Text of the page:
The current global pandemic is forcing companies to rethink how they communicate with clients and employees, and to come up with new ways to relay breaking news to key constituents. Some of these changes may be temporary, lasting as long as public health experts recommend social distancing, but we suspect the majority will remain in place either as a best practice for communications generally, or as a fallback method for crisis communications going forward.
Why mobile messaging during a crisis?
In most cases, organizations have messaging channels in place already, for employees as well as for customers and prospects. And unlike email, mobile messaging is ‘always on’ and much more likely to be seen/read by your audience. (Recent research from Sinch found mobile messaging is 35x more effective than email; for more about that study, visit this link.)
Yet it’s not just about a message reaching its target—as important as that is during a crisis. Mobile messaging also offers AI-fueled intelligence, a feature that’s critical for organizations needing to inform diverse audiences about a complex, fast-changing situation. Whether deploying chatbots that answer specific questions your audience may have, or using personalization to relay the most relevant messaging to each individual in your audience, AI can help ensure a tsunami of information is correctly throttled and targeted to the people who need it most.
Video also opens new ways of interacting and serving
In addition to mobile messaging, companies are leveraging video to keep their customer base engaged and up-to-date with breaking information. During the coronavirus pandemic, video has become a critical way to get messages out quickly. And many in-person meetings, services and events are being replaced by on-demand or live video—from livestreaming conferences to telemedicine, virtual offices and remote learning.
Organizations managing the crisis with SMS/messaging and video
How are organizations—from global enterprise companies to government bodies and even smaller organizations—using messaging and video? Here’s a rundown of some examples we’ve noticed recently:
Public health communications
The World Health Organization (WHO) recently launched a WhatsApp chatbot to disseminate information about COVID19. The chatbot shares current infection rates as well as answers to questions about the coronavirus. At this time, country-specific WhatsApp chatbots are also under development.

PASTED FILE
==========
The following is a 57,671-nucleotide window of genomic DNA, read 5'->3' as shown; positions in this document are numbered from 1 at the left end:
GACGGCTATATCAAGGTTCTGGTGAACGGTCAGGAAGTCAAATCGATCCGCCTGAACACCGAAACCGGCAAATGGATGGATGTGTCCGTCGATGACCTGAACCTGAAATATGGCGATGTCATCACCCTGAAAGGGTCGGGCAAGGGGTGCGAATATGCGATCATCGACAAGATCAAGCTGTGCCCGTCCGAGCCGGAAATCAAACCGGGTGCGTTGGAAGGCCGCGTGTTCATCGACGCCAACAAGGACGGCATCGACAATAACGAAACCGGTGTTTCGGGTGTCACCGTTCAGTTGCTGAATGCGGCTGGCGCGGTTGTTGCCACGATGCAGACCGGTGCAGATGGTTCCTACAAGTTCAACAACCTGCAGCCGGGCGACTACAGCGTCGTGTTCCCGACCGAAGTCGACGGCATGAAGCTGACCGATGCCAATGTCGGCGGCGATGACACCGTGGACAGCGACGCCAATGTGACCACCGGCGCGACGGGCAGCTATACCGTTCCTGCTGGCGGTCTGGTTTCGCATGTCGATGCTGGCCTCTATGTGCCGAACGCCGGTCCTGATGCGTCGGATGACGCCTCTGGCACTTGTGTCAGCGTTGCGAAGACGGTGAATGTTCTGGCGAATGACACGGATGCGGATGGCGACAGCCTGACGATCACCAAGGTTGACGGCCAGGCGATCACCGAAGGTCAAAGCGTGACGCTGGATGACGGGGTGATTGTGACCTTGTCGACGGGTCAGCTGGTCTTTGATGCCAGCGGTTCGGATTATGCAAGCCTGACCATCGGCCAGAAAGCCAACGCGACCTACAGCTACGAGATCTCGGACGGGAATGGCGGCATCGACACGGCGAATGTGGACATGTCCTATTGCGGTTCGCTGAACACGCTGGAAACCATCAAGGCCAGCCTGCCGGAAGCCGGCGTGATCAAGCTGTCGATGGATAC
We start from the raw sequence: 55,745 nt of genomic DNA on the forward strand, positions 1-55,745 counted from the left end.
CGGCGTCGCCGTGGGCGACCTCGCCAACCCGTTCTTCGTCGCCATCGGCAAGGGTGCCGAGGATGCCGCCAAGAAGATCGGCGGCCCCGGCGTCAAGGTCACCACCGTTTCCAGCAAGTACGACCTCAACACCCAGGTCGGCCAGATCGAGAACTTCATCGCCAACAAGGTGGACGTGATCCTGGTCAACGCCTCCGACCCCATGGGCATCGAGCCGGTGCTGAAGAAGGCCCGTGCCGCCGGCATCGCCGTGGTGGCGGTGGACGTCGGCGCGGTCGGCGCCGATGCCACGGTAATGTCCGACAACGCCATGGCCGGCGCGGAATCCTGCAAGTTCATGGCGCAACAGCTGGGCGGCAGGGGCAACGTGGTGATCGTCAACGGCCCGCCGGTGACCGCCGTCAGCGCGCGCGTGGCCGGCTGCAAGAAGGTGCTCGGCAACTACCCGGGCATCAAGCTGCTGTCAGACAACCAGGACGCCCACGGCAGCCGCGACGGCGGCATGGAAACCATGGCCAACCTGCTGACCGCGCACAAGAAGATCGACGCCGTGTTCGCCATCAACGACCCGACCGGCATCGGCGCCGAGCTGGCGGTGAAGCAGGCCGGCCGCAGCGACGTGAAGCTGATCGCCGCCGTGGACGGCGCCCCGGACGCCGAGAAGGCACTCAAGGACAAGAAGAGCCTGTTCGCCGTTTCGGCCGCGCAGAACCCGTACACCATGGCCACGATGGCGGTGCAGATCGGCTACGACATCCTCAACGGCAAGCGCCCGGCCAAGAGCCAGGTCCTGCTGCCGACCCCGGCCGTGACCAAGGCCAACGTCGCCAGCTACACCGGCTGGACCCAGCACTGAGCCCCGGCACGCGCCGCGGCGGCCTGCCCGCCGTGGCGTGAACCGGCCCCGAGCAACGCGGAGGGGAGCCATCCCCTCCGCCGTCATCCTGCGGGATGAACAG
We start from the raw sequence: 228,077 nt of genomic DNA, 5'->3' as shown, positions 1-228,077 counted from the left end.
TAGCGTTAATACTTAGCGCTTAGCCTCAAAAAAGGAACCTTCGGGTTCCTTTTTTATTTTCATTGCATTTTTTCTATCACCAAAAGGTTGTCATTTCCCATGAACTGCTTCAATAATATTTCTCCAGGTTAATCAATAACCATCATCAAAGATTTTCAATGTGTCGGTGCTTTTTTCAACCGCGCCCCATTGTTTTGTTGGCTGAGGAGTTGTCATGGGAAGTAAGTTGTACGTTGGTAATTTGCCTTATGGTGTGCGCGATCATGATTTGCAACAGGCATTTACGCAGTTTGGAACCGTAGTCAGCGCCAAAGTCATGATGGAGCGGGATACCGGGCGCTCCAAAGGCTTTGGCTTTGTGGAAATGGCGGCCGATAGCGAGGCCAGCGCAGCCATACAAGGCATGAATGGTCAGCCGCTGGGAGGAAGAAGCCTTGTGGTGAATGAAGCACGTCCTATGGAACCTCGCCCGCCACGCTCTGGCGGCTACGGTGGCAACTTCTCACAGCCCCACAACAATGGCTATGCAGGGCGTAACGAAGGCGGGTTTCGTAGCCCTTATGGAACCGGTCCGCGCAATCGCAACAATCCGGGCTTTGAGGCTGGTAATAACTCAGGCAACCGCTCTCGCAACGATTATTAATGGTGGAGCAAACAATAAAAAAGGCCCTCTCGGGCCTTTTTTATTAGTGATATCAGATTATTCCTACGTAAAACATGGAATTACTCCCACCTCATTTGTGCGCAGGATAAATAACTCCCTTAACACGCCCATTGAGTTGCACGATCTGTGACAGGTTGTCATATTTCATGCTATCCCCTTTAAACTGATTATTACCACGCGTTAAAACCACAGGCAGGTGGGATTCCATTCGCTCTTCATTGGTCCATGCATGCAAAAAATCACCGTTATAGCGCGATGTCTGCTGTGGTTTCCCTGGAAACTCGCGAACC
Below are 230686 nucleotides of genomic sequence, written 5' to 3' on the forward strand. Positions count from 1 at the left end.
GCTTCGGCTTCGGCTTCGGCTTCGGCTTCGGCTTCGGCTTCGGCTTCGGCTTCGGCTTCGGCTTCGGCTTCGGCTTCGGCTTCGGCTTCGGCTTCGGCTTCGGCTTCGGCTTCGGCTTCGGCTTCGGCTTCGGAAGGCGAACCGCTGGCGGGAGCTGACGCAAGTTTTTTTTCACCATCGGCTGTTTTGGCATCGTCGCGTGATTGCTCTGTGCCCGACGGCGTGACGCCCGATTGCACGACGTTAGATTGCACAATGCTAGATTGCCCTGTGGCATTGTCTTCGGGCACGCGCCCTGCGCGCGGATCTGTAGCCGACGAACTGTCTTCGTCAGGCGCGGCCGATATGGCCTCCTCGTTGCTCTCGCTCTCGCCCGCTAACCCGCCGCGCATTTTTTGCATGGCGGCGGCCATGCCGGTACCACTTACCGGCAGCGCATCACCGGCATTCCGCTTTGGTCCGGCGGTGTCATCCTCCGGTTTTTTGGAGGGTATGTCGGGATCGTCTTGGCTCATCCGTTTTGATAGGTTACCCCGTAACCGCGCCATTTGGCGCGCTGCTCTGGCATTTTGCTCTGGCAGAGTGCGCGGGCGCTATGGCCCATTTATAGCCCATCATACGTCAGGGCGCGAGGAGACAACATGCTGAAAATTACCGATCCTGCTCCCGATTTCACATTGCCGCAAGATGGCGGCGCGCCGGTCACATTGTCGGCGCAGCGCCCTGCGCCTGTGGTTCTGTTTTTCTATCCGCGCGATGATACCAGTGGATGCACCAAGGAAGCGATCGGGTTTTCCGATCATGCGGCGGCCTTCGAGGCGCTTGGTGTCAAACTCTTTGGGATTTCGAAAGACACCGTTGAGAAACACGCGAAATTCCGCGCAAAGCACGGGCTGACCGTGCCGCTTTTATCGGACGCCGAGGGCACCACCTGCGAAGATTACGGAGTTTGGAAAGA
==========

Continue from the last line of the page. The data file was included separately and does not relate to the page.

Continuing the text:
The advantage of using chatbots in this way is related to information throttling. Consumers have a wide range of questions about the situation unfolding before them—from what symptoms to look for and how to treat the coronavirus at home, to business impacts and public testing locations. Using a chatbot, consumers can choose which subject areas they are most interested in and create their own ‘paths’ for information-gathering.
Virtual healthcare formats
Eligible health visits are moving to a telemedicine model to reduce in-person interactions. Using secure APIs and software development kits (SDKs), providers can use video calling to continue to care for patients (and bill for services) while also protecting patients, providers and staff from infection.
In addition to live video calls, providers can also record and send short videos to their patient population, conveying news about the coronavirus and steps to safeguard health.
Where local laws allow it, some public health organizations are monitoring individuals diagnosed with the coronavirus to keep local residents aware of emerging outbreaks. In Israel, for example, neighbors of any resident diagnosed with the coronavirus are alerted by text message and asked to shelter in place.1 Other surveillance programs getting off the ground are voluntary in nature, asking residents to self-report in order to give people in their region more granular information about where coronavirus cases are located.
Virtual workforce tools
Most global companies have been forced to send at least a portion of their workforce home to work–and the rapid shift from office to telework has pushed many to adopt new tools and ways of working. Voice and video conferencing technologies are easy-to-deploy for remote workers (though companies must be vigilant that the tools they choose use encryption to prevent misuse, a big concern for rapidly dispersed workforces).
Video-conferencing, once used by a small portion of the workforce, has now gone mainstream. Sales calls, university classes, job interviews, and even exercise classes are now all easily done via video conferencing. It begs the question whether organizations will fully revert back to in-person meetings, particularly those requiring travel.
SMS/text messaging is an excellent way to push out breaking information in real-time. Local and national governments are increasingly using messaging to alert the public to local outbreaks, public resources, and live press conferences. Keep in mind that these messages can include photos, videos and even online assessments—formats that may help deliver complex information in a more digestible way.